THE RIDICULOUS £50 TRAVEL ALLOWANCE
F R I D A Y, 2 0 J A N
At 9.30 Maths began. Had it in J. It wasn’t as bad as the last one but it was jolly unfair. They didn’t have anything on longitude and latitude which I’d revised because it’s so important, and they didn’t have a travel graph like the one they always have, and the graph they did have had questions about it that we’ve never seen anything like before. So I think it was very unfair. I’ve worked out I’ve got about 45%. In other words, it’s exactly 50-50 if I’ve failed or not. It is beastly.
At two, in the Hall, French began. It was the best exam we’ve had yet, and terribly easy, though I don’t expect I’ve got more than 62% which is what I got last time because they mark you so stiffly and I know I came down terribly on the Dictee. Wrote about a chap called Jacques Dutronc in my compo, and his dog Antoine. Rather amusing, as the real Dutronc and Antoine are meant to be at hammer and tongs!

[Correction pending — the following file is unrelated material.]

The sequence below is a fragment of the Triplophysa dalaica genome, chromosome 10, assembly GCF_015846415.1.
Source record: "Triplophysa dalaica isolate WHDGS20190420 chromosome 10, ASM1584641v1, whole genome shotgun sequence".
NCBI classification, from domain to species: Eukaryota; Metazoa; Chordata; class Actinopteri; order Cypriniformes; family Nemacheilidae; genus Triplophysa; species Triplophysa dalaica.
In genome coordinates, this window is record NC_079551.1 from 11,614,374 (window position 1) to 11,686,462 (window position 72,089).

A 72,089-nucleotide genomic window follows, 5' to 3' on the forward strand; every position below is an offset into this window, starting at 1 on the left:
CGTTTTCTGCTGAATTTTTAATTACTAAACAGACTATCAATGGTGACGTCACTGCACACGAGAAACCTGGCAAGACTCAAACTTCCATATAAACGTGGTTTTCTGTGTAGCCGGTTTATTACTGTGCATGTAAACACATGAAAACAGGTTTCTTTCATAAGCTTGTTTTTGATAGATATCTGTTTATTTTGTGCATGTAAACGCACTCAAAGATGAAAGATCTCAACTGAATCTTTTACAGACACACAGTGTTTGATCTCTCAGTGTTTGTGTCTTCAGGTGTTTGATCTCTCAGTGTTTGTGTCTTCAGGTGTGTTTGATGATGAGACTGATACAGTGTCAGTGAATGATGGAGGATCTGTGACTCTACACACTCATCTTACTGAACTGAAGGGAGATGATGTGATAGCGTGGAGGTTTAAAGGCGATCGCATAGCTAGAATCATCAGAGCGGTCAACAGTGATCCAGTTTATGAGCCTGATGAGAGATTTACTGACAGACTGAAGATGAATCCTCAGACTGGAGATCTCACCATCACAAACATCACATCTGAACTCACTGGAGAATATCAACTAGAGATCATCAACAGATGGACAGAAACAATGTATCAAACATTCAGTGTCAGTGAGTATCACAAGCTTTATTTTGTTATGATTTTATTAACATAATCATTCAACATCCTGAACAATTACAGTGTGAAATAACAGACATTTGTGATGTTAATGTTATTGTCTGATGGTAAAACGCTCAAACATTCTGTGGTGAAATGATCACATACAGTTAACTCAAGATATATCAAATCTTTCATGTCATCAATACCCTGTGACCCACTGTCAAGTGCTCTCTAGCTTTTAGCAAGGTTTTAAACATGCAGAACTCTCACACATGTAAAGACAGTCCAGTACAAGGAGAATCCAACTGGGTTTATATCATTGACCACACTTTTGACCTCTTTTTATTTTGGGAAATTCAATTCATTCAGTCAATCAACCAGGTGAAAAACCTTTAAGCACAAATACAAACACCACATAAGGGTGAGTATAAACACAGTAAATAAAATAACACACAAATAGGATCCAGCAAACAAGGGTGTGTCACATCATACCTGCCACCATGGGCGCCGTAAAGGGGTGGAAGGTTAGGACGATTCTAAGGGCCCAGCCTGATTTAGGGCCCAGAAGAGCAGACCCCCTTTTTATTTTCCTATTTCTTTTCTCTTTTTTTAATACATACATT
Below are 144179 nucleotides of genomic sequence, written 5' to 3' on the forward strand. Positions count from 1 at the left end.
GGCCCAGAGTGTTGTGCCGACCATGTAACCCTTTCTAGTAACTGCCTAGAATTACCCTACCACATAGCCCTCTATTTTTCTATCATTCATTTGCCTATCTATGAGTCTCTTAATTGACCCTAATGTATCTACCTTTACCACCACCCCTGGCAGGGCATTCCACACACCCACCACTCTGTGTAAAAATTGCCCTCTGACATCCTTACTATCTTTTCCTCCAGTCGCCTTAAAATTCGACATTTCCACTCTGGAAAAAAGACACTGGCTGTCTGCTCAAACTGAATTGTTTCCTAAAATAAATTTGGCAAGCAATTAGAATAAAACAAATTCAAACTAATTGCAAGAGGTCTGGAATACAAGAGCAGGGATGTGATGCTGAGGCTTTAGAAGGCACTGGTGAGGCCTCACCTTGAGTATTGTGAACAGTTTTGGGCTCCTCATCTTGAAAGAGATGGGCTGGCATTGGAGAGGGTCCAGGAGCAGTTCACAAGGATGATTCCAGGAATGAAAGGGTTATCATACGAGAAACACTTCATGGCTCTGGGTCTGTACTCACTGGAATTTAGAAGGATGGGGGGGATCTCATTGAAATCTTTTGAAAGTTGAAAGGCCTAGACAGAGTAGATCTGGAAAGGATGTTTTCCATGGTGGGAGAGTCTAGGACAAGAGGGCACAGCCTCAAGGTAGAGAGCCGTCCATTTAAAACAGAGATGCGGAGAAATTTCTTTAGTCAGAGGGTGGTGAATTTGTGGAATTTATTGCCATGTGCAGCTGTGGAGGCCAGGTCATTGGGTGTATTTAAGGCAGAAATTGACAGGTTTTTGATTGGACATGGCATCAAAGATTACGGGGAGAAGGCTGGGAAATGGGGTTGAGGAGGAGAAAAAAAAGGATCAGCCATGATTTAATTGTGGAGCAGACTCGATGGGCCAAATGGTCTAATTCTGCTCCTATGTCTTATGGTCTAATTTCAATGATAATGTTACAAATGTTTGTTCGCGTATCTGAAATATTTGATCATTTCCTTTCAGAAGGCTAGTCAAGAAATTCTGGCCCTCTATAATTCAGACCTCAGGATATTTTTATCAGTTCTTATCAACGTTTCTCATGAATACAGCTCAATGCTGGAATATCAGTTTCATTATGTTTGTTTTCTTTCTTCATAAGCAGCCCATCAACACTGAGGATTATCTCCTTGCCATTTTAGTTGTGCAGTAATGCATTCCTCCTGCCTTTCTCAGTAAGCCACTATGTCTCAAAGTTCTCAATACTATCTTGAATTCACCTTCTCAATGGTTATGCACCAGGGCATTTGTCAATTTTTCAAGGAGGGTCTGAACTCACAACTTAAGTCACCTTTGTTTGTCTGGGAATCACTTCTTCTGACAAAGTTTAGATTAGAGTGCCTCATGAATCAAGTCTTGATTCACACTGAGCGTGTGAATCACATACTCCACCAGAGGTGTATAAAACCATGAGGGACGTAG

Pottery was gorgeous. We had to get some soggy clay from the bottom of a pail and then had to bash it into a rectangular shape. The only trouble is, Beardy is a drag and has no sense of humour. He droned on and on, and at the end said, “You can’t bring your overalls in tomorrow of course because it’s Saturday – thank God.” Shouldn’t an art teacher give a bit of inspiration to his class? Honestly.
Listened to French radio when home and heard an interview with Adamo – his voice! It’s fascinating: husky and squeaky at the same time.
We’ve now decided to get a villa in France – HOORAY – and will spend the first three days at Les Roches Fleuries. Because of the ridiculous travel allowance, we'll have to borrow money from Uncle Ernst.
In 1966 Harold Wilson’s labour government imposed a £50 per-adult limit (worth £634 today) on the travel allowance for Brits abroad - and a £15 allowance per child. Unimaginable now, this "useful contribution to the recovery of the balance of payments" led to some nifty ways of circumventing the rules. Cilla Black’s husband Bobby, a baker by trade, hid his wads of cash in a cottage loaf.